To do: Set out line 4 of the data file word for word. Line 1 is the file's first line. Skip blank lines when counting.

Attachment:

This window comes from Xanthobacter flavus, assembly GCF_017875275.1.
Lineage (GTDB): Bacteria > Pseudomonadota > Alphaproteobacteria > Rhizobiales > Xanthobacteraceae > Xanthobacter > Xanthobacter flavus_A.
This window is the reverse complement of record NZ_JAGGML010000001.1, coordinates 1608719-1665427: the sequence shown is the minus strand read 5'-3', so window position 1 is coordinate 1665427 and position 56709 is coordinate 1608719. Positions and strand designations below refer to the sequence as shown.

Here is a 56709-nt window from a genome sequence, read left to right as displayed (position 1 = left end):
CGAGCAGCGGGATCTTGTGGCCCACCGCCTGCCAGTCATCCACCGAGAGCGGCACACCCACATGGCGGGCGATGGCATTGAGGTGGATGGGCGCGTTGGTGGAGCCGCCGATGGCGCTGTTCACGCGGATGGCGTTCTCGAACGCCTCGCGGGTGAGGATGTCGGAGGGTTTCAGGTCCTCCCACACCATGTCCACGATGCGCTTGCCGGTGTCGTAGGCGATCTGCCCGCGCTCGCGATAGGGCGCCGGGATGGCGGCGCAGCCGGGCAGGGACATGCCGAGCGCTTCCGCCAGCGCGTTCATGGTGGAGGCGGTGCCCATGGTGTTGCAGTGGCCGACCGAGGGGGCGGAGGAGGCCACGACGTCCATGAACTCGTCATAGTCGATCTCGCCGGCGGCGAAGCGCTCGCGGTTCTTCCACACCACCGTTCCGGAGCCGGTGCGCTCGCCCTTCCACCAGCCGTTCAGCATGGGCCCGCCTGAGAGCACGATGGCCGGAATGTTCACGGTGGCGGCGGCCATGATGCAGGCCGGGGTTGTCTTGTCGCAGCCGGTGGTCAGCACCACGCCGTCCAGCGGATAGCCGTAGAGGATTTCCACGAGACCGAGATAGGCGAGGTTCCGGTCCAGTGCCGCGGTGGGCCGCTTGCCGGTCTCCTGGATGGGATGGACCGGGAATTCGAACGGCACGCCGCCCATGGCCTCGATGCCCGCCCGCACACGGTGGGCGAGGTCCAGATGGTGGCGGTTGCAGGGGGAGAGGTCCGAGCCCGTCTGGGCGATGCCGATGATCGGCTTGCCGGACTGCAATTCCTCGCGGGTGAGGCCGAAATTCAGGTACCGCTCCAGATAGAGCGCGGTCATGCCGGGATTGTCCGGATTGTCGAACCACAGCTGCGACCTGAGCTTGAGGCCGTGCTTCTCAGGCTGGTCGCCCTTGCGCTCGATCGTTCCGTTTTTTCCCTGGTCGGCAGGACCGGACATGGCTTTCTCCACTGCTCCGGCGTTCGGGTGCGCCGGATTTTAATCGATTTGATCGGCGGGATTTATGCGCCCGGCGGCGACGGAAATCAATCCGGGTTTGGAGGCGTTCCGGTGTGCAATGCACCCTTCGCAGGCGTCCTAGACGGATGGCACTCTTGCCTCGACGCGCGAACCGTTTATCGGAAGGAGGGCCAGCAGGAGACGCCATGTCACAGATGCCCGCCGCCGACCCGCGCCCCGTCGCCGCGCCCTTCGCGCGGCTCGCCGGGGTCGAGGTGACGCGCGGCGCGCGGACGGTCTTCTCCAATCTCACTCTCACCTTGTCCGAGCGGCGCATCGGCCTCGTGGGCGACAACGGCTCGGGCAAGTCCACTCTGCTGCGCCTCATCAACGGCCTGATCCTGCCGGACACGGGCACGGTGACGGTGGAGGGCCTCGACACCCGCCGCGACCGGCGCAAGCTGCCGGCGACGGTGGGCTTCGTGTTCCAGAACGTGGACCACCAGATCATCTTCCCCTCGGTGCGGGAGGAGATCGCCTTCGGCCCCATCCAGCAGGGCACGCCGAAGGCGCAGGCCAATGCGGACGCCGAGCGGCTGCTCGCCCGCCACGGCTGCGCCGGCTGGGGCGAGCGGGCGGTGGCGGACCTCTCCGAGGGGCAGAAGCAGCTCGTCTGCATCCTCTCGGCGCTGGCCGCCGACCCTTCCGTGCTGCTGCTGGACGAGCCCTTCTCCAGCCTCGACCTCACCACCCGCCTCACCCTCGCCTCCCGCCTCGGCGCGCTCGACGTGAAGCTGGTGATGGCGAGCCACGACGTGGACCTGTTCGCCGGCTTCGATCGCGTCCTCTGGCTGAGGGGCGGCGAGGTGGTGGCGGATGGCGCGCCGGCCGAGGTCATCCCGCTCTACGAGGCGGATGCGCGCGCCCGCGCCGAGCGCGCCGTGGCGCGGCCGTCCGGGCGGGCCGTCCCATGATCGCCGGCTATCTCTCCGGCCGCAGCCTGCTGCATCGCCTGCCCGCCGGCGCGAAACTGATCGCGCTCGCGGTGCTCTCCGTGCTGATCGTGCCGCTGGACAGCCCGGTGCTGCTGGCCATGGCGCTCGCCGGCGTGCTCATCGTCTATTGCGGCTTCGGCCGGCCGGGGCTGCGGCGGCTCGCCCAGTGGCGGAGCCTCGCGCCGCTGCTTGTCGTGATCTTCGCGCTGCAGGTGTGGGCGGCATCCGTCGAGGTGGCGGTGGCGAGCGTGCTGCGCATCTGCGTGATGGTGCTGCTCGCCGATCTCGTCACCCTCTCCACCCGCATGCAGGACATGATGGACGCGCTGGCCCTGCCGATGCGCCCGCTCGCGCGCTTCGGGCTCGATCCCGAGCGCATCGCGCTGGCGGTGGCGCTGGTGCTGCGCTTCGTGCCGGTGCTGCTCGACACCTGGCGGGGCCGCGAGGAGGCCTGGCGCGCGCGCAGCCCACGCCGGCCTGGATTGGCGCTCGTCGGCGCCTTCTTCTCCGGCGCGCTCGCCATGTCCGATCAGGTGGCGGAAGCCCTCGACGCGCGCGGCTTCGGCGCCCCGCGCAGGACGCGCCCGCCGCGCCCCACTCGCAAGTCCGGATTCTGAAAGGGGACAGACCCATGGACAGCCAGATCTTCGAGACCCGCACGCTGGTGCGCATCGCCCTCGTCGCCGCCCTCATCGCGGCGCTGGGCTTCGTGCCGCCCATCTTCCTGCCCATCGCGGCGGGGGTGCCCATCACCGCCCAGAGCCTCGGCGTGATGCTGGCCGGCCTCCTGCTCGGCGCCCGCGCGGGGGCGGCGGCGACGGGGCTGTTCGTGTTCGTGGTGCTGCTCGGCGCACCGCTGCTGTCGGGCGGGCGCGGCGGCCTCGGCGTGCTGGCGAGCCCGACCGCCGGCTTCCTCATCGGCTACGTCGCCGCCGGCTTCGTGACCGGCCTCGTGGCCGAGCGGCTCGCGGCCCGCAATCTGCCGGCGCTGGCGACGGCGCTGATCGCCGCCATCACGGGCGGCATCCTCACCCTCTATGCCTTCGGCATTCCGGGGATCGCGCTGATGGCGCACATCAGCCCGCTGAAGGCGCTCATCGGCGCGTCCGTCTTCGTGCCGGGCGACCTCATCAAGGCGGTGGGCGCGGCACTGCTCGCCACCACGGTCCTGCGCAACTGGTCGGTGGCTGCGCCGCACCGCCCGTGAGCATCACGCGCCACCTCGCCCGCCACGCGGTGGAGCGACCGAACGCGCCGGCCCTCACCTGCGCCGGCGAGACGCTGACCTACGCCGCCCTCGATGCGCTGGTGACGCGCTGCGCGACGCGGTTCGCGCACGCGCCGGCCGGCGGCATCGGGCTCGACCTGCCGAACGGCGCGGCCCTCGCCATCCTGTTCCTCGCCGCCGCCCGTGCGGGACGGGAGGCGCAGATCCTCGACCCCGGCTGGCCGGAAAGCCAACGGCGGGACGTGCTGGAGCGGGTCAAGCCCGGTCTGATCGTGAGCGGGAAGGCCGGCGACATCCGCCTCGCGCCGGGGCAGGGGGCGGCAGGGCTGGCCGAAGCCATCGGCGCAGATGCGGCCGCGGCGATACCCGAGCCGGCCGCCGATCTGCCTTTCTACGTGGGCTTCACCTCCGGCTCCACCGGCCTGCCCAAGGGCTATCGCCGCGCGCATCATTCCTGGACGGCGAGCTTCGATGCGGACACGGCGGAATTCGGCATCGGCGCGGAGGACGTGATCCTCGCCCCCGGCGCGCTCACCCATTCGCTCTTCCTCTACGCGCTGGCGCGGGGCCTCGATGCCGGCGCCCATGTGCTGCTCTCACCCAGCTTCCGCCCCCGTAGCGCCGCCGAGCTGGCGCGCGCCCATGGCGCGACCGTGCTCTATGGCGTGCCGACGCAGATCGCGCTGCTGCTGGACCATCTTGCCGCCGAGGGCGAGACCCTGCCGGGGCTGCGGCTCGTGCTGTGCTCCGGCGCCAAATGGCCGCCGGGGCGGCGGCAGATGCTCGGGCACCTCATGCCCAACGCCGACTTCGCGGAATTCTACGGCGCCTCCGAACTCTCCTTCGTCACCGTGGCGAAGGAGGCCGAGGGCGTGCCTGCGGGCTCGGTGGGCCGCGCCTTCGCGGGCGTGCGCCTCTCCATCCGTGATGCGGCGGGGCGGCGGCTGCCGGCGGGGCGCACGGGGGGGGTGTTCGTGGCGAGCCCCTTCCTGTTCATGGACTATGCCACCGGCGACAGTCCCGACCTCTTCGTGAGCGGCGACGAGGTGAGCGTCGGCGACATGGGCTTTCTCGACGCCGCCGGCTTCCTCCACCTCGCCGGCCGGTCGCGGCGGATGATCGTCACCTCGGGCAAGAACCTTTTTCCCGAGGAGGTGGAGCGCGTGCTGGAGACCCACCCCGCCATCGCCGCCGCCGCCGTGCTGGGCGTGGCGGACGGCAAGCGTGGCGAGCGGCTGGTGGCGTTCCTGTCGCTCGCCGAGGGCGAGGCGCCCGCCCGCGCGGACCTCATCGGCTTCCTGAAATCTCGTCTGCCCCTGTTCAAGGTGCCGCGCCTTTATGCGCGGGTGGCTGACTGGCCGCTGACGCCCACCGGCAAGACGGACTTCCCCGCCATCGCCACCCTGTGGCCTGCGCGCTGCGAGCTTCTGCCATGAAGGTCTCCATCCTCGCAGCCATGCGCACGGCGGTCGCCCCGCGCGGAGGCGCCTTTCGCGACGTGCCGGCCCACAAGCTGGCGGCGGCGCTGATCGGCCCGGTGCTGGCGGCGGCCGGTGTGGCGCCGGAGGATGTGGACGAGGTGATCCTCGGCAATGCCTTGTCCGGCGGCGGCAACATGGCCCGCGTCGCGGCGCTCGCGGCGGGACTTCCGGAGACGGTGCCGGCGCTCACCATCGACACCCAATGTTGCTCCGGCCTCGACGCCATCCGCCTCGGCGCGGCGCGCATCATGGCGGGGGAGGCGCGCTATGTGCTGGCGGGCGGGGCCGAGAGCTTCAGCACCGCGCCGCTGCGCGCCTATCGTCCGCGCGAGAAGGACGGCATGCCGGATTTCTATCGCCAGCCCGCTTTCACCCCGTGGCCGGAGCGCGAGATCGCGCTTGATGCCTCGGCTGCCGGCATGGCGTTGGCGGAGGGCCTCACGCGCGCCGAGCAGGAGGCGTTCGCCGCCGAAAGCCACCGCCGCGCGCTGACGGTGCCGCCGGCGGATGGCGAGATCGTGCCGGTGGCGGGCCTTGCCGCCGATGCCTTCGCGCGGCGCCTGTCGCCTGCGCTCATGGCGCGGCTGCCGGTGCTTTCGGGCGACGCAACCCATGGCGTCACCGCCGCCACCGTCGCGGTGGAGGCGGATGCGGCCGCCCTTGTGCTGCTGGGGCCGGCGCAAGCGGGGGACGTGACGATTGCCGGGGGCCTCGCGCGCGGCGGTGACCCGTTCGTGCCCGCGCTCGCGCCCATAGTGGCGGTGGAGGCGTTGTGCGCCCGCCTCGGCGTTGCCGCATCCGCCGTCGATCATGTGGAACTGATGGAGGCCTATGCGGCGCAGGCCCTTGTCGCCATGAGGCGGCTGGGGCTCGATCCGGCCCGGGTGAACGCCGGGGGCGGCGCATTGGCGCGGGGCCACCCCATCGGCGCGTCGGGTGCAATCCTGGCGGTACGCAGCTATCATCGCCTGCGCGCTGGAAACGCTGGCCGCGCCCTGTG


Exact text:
Here is a 56709-nt window from a genome sequence, read left to right as displayed (position 1 = left end):